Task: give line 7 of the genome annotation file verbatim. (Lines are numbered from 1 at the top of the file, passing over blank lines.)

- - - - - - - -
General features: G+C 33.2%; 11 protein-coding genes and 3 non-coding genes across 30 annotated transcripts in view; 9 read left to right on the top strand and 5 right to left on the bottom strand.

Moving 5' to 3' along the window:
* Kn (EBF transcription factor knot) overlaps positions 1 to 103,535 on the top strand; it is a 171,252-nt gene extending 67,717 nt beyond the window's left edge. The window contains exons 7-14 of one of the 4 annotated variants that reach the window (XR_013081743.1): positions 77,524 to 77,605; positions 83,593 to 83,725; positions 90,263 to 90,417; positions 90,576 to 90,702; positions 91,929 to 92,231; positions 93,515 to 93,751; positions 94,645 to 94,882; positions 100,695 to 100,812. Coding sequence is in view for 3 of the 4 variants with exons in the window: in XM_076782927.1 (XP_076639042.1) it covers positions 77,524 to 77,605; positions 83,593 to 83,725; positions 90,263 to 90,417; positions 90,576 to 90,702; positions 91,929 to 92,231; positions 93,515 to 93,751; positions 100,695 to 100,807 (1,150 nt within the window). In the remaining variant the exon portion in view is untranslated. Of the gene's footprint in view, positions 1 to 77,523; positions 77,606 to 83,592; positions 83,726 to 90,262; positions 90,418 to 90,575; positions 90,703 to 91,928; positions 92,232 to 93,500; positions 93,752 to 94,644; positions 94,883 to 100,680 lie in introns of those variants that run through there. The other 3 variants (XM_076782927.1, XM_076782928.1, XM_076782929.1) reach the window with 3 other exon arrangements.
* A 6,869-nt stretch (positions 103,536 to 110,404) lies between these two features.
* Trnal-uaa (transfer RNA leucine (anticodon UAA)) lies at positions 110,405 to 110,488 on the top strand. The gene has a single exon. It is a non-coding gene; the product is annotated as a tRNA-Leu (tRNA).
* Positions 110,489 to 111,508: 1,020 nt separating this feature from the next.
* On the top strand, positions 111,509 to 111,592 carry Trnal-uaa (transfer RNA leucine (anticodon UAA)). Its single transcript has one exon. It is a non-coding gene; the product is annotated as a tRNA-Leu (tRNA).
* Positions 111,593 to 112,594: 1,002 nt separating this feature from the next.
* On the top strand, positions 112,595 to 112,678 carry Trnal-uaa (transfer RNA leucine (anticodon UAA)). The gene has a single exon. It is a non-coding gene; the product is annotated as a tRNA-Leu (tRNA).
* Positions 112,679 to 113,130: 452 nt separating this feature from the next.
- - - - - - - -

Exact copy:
* On the top strand, positions 111,509 to 111,592 carry Trnal-uaa (transfer RNA leucine (anticodon UAA)). Its single transcript has one exon. It is a non-coding gene; the product is annotated as a tRNA-Leu (tRNA).